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Dems worry that GOP could tap into pro-Trump mayhem agents for the Jan. 6 investigation


In their opinion, GOP insurgent investigators, who some Democrats believe, facilitated the attack, would be even worse.

“The problem is that… there is evidence that some of these people were involved. And we can’t have people involved in the investigation, ”MP Alexandria Ocasio-Cortez (DN.Y.) said in an interview.

“If we are serious about establishing the truth, it does not seem appropriate to have people on a committee of inquiry who are really committed to the big lie,” added Mondaire Jones (DN.Y.) MP.

Pelosi has signaled that she wants one of her eight appointments to the Jan. 6 committee to become a Republican, and Democrats speculate that outspoken Trump critics like MPs Liz Cheney (R-Wyo.) And Adam Kinzinger (R- Ill.) Could be chosen. The spokeswoman declined to say Tuesday whether she would veto members of the GOP selection panel who opposed certification of Biden’s victory.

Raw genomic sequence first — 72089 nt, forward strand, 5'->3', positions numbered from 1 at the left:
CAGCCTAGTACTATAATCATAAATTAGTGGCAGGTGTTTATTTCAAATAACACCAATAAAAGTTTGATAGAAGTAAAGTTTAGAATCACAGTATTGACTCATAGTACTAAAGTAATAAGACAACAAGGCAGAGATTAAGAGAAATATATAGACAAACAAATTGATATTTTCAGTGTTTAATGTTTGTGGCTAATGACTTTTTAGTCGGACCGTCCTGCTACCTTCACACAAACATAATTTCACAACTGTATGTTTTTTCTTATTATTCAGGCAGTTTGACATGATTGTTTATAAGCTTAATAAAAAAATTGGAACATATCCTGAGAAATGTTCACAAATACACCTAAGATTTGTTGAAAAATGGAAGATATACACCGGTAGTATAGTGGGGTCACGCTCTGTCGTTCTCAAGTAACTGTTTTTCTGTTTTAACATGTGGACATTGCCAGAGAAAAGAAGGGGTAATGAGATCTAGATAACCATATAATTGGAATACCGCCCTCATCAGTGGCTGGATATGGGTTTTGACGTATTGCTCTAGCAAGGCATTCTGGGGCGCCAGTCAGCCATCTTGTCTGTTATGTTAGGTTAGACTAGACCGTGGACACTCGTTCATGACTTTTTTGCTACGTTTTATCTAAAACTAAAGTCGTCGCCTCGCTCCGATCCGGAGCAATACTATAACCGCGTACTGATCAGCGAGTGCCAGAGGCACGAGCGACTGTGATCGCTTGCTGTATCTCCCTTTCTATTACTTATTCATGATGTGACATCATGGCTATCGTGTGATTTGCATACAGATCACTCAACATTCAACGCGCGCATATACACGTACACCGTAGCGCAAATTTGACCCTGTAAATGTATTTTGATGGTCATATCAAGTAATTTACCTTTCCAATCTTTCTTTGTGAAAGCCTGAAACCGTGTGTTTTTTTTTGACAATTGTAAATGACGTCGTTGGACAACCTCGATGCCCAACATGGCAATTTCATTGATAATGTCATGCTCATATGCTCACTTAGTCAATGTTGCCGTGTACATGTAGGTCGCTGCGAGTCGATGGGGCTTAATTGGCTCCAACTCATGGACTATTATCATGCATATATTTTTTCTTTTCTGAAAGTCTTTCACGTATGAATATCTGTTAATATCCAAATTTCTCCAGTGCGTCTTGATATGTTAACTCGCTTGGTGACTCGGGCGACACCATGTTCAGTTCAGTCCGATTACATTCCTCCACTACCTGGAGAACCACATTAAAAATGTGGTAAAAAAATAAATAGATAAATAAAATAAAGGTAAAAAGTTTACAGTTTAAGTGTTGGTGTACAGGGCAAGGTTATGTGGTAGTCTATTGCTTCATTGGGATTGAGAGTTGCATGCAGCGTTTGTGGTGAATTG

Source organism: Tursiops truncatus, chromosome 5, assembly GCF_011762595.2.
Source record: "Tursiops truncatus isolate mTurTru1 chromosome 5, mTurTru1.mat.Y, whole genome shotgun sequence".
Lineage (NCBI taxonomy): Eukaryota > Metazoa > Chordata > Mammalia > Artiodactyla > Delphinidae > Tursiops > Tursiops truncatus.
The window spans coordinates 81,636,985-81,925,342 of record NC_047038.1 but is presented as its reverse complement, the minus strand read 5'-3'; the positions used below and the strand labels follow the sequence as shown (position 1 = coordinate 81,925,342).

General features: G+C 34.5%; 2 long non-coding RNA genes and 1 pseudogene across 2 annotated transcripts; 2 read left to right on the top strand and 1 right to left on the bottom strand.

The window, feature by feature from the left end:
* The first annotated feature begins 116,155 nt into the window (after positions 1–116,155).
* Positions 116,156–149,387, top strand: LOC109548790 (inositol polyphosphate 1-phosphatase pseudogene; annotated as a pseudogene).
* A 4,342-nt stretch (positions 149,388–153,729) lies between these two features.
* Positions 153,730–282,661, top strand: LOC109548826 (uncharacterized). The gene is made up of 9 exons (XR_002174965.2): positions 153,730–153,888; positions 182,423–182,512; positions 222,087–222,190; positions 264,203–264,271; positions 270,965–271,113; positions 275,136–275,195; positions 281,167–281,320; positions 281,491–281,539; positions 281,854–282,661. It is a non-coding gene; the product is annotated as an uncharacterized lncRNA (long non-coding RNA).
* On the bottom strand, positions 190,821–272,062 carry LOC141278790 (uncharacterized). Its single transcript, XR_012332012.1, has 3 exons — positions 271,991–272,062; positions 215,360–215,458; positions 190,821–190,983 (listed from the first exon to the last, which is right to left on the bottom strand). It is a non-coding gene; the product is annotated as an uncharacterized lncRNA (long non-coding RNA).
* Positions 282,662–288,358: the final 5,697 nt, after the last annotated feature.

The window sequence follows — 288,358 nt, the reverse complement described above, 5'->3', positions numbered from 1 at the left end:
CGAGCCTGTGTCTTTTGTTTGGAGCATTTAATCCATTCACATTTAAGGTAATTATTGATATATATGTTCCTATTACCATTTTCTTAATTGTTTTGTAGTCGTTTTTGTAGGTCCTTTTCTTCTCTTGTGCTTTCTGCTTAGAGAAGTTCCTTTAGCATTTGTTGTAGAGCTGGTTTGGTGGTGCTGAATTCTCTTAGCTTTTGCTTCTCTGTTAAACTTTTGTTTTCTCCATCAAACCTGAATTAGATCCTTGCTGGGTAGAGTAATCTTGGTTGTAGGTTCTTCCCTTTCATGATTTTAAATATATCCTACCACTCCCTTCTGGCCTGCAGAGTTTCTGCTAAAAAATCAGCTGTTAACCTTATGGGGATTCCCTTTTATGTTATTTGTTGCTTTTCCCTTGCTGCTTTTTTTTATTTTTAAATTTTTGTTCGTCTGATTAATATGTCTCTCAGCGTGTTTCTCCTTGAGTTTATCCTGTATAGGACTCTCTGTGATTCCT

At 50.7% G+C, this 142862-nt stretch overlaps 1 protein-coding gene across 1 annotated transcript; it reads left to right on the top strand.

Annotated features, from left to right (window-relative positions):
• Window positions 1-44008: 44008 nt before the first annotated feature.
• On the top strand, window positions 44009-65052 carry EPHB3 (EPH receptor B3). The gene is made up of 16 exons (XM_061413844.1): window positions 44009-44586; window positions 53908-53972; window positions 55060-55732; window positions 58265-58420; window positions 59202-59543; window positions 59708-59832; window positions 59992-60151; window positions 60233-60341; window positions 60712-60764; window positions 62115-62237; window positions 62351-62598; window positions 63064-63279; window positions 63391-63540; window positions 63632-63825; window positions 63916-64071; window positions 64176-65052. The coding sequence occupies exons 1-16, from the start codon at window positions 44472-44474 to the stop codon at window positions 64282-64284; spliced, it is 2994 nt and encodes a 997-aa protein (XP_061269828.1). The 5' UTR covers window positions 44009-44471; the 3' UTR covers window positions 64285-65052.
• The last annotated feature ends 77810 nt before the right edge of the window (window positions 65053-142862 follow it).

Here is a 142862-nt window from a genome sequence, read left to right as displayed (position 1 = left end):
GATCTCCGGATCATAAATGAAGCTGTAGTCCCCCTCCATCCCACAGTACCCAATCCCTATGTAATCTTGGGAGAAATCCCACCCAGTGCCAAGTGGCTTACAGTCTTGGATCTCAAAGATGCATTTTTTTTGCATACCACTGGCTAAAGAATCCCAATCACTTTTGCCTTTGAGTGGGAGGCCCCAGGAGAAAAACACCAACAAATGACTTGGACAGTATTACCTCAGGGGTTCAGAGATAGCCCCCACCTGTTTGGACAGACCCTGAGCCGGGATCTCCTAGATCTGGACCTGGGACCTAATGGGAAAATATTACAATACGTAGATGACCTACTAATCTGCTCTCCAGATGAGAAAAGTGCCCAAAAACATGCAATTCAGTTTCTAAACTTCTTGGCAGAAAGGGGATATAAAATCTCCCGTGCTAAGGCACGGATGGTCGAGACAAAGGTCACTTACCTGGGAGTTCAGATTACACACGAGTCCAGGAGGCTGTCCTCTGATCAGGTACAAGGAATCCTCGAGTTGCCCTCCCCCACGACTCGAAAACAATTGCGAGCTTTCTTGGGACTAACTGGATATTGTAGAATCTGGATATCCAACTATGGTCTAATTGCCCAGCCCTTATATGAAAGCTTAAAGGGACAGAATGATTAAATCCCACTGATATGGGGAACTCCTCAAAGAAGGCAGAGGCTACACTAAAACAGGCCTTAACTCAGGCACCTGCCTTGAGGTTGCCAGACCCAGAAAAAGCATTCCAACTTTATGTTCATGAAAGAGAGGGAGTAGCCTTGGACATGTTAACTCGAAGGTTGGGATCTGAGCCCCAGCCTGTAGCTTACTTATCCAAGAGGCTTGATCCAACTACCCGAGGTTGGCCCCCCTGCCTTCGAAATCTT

Many of the other Republicans who condemned Trump for his role in the January 6 attacks, including voting for the impeachment of the former president, have publicly stated that they do not want to serve on the committee and planned to stand on Wednesday Parquet to defend against its establishment.

But the GOP leaders remain silent about how much they’ll get involved, even if far-right Trump boosters like the Reps. Marjorie Taylor Greene (R-Ga.) And Matt Gaetz (R-Fla.) Raise their hands to be selected. While an investigation is pending, there is no evidence that she or any other GOP lawmakers were directly involved in planning the January 6 attack, despite claims by a Democrat that some Republicans conducted “reconnaissance tours” prior to the uprising.